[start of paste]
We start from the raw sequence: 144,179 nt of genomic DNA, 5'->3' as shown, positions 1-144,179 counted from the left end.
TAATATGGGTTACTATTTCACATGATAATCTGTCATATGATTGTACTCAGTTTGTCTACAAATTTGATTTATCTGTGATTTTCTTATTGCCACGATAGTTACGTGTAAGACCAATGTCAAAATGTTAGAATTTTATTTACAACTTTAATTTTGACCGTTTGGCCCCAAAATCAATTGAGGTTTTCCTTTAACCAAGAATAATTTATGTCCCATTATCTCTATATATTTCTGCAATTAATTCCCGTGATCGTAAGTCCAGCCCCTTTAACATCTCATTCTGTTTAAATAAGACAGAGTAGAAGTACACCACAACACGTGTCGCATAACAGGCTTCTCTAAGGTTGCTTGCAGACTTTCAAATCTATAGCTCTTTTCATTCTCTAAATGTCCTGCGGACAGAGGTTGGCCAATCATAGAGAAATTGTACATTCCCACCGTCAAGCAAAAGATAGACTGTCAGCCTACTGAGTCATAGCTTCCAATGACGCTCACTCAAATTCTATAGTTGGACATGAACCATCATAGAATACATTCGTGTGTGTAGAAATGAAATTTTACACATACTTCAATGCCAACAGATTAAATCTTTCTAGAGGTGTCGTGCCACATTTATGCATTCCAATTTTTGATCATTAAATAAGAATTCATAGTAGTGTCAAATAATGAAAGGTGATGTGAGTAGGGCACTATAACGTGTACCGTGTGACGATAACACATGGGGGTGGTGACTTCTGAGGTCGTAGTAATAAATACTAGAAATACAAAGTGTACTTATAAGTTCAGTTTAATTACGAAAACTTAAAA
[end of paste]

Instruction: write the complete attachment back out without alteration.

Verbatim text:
We start from the raw sequence: 144,179 nt of genomic DNA, 5'->3' as shown, positions 1-144,179 counted from the left end.
TAATATGGGTTACTATTTCACATGATAATCTGTCATATGATTGTACTCAGTTTGTCTACAAATTTGATTTATCTGTGATTTTCTTATTGCCACGATAGTTACGTGTAAGACCAATGTCAAAATGTTAGAATTTTATTTACAACTTTAATTTTGACCGTTTGGCCCCAAAATCAATTGAGGTTTTCCTTTAACCAAGAATAATTTATGTCCCATTATCTCTATATATTTCTGCAATTAATTCCCGTGATCGTAAGTCCAGCCCCTTTAACATCTCATTCTGTTTAAATAAGACAGAGTAGAAGTACACCACAACACGTGTCGCATAACAGGCTTCTCTAAGGTTGCTTGCAGACTTTCAAATCTATAGCTCTTTTCATTCTCTAAATGTCCTGCGGACAGAGGTTGGCCAATCATAGAGAAATTGTACATTCCCACCGTCAAGCAAAAGATAGACTGTCAGCCTACTGAGTCATAGCTTCCAATGACGCTCACTCAAATTCTATAGTTGGACATGAACCATCATAGAATACATTCGTGTGTGTAGAAATGAAATTTTACACATACTTCAATGCCAACAGATTAAATCTTTCTAGAGGTGTCGTGCCACATTTATGCATTCCAATTTTTGATCATTAAATAAGAATTCATAGTAGTGTCAAATAATGAAAGGTGATGTGAGTAGGGCACTATAACGTGTACCGTGTGACGATAACACATGGGGGTGGTGACTTCTGAGGTCGTAGTAATAAATACTAGAAATACAAAGTGTACTTATAAGTTCAGTTTAATTACGAAAACTTAAAA